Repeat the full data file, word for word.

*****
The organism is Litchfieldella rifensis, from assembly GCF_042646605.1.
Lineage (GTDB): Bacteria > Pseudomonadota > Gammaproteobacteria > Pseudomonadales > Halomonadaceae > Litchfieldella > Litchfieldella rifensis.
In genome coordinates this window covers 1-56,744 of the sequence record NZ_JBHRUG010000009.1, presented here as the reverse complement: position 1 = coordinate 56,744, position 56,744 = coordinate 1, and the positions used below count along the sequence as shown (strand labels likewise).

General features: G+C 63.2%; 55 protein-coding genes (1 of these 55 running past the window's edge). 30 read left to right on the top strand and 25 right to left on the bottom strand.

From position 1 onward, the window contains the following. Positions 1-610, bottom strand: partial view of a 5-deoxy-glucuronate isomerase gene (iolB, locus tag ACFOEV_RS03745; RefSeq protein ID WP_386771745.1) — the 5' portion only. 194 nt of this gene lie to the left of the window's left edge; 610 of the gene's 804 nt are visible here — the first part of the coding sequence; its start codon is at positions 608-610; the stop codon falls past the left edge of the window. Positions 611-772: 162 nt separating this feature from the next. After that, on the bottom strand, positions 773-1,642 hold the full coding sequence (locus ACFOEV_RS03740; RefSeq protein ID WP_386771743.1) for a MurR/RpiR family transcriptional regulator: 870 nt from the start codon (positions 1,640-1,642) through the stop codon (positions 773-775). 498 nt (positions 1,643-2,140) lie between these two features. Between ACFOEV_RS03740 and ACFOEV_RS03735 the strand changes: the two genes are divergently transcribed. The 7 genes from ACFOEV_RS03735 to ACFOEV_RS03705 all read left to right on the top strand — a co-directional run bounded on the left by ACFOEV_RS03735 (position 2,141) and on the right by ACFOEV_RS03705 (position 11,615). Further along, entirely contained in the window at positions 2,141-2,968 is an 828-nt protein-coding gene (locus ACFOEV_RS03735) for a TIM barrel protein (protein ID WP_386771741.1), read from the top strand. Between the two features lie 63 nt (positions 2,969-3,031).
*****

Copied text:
The organism is Litchfieldella rifensis, from assembly GCF_042646605.1.
Lineage (GTDB): Bacteria > Pseudomonadota > Gammaproteobacteria > Pseudomonadales > Halomonadaceae > Litchfieldella > Litchfieldella rifensis.
In genome coordinates this window covers 1-56,744 of the sequence record NZ_JBHRUG010000009.1, presented here as the reverse complement: position 1 = coordinate 56,744, position 56,744 = coordinate 1, and the positions used below count along the sequence as shown (strand labels likewise).

General features: G+C 63.2%; 55 protein-coding genes (1 of these 55 running past the window's edge). 30 read left to right on the top strand and 25 right to left on the bottom strand.

From position 1 onward, the window contains the following. Positions 1-610, bottom strand: partial view of a 5-deoxy-glucuronate isomerase gene (iolB, locus tag ACFOEV_RS03745; RefSeq protein ID WP_386771745.1) — the 5' portion only. 194 nt of this gene lie to the left of the window's left edge; 610 of the gene's 804 nt are visible here — the first part of the coding sequence; its start codon is at positions 608-610; the stop codon falls past the left edge of the window. Positions 611-772: 162 nt separating this feature from the next. After that, on the bottom strand, positions 773-1,642 hold the full coding sequence (locus ACFOEV_RS03740; RefSeq protein ID WP_386771743.1) for a MurR/RpiR family transcriptional regulator: 870 nt from the start codon (positions 1,640-1,642) through the stop codon (positions 773-775). 498 nt (positions 1,643-2,140) lie between these two features. Between ACFOEV_RS03740 and ACFOEV_RS03735 the strand changes: the two genes are divergently transcribed. The 7 genes from ACFOEV_RS03735 to ACFOEV_RS03705 all read left to right on the top strand — a co-directional run bounded on the left by ACFOEV_RS03735 (position 2,141) and on the right by ACFOEV_RS03705 (position 11,615). Further along, entirely contained in the window at positions 2,141-2,968 is an 828-nt protein-coding gene (locus ACFOEV_RS03735) for a TIM barrel protein (protein ID WP_386771741.1), read from the top strand. Between the two features lie 63 nt (positions 2,969-3,031).